Waiting to become: A descriptive phenomenology of adjunct faculty experiences at multi-campus community colleges
Dr. Lyn Brodersen
The purpose of this study was to describe the experiences of adjunct faculty who work at multi-campus community colleges, and who aspire to full-time positions in such institutions. Greater numbers of professionals are entering community colleges with aspirations of becoming full-time faculty. A paucity of research on this topic revealed a need to illuminate the experiences of adjunct faculty working at multi-campus community colleges (Wolfe & Strange, 2003). The widely-held notion that adjuncts choose part-time teaching to earn extra money, give back to the community, or are retirees is not a reality (House Committee on Education and the Workforce Democratic Staff, 2014).
The following research questions guided this study:
1). What are the experiences of adjuncts aspiring to become full-time faculty at multi-campus community colleges?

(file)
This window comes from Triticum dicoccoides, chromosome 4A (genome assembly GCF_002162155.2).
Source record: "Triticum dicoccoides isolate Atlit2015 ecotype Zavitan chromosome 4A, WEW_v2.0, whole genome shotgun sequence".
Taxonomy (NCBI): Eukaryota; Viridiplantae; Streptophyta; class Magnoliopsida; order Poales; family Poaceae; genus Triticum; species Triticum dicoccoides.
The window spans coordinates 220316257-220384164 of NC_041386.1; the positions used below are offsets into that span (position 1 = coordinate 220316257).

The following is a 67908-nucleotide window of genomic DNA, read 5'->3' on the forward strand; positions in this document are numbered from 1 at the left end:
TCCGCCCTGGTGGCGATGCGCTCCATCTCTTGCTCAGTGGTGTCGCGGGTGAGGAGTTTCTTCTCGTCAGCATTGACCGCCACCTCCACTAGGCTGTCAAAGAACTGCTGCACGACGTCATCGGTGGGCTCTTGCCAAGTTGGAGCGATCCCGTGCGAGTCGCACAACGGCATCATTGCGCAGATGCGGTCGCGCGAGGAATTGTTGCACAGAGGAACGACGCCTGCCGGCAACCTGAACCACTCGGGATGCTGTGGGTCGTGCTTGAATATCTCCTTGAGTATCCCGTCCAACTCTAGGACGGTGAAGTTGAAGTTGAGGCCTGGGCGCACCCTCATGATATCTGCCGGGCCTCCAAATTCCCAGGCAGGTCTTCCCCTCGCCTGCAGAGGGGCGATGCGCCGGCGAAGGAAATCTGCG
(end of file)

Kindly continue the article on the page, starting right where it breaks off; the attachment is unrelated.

2). How might adjuncts’ career aspirations have changed as a result of their professional and personal experiences?
Descriptive phenomenology was employed to conduct this study. Seven adjunct faculty members, two men and five women, were selected as research participants, utilizing a purposive sampling technique involving two multi-campus community college research sites in the Midwest. Data gathered from 21semi-structured interviews were analyzed to identify emerging themes. The meaning of these themes and subthemes are discussed and contextualized within the current scholarly literature. From the data analysis, ten distinct themes emerged: (1) They thought I’d just figure it out, (2) Accidental academics, (3) I am not a professional, (4) No one was there to tell me what to do, (5) Insider yet outsider with full-time faculty, (6) The undercurrent with administration, (7) Place bound by family, (8) Interviewing for full-time faculty: Trying to get a foot in the door, (9) Reevaluating my career aspirations: Why am I still working as an adjunct?, and (10) Thank you for listening. Two additional distinct subthemes emerged from the data: I hope I set an example and We are the Walmartification of higher education. The analysis addressed how each theme is situated within Astin’s (1984) socio-psychological model of career choice. Several suggestions for best practice within administrative and community college cultures are provided.